A preliminary investigation into the California boat fire that killed 34 people suggests serious safety violations.
The Conception caught fire early Labour Day morning off the coast of southern California. Only five crew members survived. None of 33 passengers, who had signed up for a scuba trip on the boat, lived.
Now, law enforcement officials say crucial safety precautions were lacking, including a “roaming night watchmen,” who’s required to be awake and alert passengers to danger.
Officials are also searching for the boat’s maintenance and inspection records, which the Coast Guard said were up to date.
Among other concerns, investigators are looking into whether or not the crew was adequately trained, The Los Angeles Times reports.
Though authorities have not suggested the fire was the result of criminal wrongdoing, prosecutors prosecutors from the US attorney’s office in Los Angeles were at the scene on Thursday, assisting investigators. The probe could reportedly take months to complete.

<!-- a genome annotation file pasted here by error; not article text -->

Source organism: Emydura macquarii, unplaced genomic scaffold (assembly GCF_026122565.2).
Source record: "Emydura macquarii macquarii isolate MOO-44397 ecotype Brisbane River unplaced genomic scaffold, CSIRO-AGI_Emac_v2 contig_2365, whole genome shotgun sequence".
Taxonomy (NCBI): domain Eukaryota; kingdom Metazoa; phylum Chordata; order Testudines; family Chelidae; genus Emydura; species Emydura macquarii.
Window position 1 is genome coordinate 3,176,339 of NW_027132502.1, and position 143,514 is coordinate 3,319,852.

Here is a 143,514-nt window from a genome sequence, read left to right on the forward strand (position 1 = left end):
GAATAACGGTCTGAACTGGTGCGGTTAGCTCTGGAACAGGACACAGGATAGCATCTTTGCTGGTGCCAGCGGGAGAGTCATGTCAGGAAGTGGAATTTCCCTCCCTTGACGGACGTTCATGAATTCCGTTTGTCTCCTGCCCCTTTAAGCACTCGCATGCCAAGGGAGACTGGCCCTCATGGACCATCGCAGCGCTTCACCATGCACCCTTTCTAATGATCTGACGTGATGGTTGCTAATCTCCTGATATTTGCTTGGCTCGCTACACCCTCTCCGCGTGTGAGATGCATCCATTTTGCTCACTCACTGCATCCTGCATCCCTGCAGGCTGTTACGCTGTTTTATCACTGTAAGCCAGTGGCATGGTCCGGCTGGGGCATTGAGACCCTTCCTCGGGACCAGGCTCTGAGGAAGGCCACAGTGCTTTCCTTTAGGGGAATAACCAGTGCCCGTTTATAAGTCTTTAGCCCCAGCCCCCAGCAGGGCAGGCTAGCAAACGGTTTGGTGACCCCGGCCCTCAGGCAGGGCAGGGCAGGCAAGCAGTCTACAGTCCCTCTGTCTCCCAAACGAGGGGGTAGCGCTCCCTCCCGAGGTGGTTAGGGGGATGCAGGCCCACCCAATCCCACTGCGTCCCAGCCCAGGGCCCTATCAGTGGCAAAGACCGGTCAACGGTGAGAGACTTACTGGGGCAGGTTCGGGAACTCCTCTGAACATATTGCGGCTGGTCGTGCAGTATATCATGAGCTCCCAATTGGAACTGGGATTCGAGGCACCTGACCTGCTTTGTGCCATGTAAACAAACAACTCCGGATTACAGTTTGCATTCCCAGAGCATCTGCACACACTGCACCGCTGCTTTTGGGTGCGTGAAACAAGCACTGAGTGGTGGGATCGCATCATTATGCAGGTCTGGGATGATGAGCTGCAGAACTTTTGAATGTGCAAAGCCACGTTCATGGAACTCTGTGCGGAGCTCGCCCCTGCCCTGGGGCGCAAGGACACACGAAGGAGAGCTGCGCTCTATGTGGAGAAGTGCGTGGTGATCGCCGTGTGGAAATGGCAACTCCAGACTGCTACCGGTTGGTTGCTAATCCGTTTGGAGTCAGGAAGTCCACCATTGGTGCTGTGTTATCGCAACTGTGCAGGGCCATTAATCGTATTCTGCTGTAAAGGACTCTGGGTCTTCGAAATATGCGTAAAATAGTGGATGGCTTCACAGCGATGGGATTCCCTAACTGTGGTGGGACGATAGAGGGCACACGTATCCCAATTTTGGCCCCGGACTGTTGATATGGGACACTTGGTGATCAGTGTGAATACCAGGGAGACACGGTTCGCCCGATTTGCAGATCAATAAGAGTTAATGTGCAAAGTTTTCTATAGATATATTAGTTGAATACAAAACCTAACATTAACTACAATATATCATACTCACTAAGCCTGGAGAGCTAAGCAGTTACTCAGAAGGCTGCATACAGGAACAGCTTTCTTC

Authorities have recovered 33 bodies from the vessel, now 60 feet below the surface. Divers are still searching for remains.
Jennifer Homendy of the National Transportation Safety Board said surviving crew members have told authorities the fire was too intense to attempt a rescue of those trapped.
“What’s emerging from the interviews is a harrowing story of the last few minutes before the boat was engulfed in flames,” Ms Homendy said. “They felt that they had done what they could do in a very panicked situation.”
Survivors swam to a nearby fishing boat after they escaped the fire, according to Buzzfeed News.
The boat was owned by Truth Aquatics Incorporated, a well-known company in the Southern California diving community. The company has filed a lawsuit to limit their liability in regards to the disaster. The New York Post reports that they've turned to an obscure law to avoid paying fines.